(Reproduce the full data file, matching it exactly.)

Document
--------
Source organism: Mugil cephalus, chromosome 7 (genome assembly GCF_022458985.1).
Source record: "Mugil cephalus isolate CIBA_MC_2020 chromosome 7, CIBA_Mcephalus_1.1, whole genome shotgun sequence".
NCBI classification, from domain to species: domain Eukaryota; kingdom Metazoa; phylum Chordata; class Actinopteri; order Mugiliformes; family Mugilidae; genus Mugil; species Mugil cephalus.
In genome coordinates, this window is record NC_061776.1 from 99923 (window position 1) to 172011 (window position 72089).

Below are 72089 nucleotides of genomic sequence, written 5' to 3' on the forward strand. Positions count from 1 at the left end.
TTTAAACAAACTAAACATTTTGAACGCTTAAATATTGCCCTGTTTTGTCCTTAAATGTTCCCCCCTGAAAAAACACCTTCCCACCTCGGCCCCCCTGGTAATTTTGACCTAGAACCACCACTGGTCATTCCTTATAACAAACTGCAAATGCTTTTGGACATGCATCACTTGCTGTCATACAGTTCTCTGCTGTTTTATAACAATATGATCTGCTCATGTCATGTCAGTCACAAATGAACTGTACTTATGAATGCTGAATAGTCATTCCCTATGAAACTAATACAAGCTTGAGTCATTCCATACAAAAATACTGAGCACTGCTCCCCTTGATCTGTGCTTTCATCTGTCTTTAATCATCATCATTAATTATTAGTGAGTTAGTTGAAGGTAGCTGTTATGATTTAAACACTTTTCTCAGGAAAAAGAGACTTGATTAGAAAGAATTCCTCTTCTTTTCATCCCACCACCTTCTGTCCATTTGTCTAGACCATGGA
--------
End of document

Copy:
Source organism: Mugil cephalus, chromosome 7 (genome assembly GCF_022458985.1).
Source record: "Mugil cephalus isolate CIBA_MC_2020 chromosome 7, CIBA_Mcephalus_1.1, whole genome shotgun sequence".
NCBI classification, from domain to species: domain Eukaryota; kingdom Metazoa; phylum Chordata; class Actinopteri; order Mugiliformes; family Mugilidae; genus Mugil; species Mugil cephalus.
In genome coordinates, this window is record NC_061776.1 from 99923 (window position 1) to 172011 (window position 72089).

Below are 72089 nucleotides of genomic sequence, written 5' to 3' on the forward strand. Positions count from 1 at the left end.
TTTAAACAAACTAAACATTTTGAACGCTTAAATATTGCCCTGTTTTGTCCTTAAATGTTCCCCCCTGAAAAAACACCTTCCCACCTCGGCCCCCCTGGTAATTTTGACCTAGAACCACCACTGGTCATTCCTTATAACAAACTGCAAATGCTTTTGGACATGCATCACTTGCTGTCATACAGTTCTCTGCTGTTTTATAACAATATGATCTGCTCATGTCATGTCAGTCACAAATGAACTGTACTTATGAATGCTGAATAGTCATTCCCTATGAAACTAATACAAGCTTGAGTCATTCCATACAAAAATACTGAGCACTGCTCCCCTTGATCTGTGCTTTCATCTGTCTTTAATCATCATCATTAATTATTAGTGAGTTAGTTGAAGGTAGCTGTTATGATTTAAACACTTTTCTCAGGAAAAAGAGACTTGATTAGAAAGAATTCCTCTTCTTTTCATCCCACCACCTTCTGTCCATTTGTCTAGACCATGGA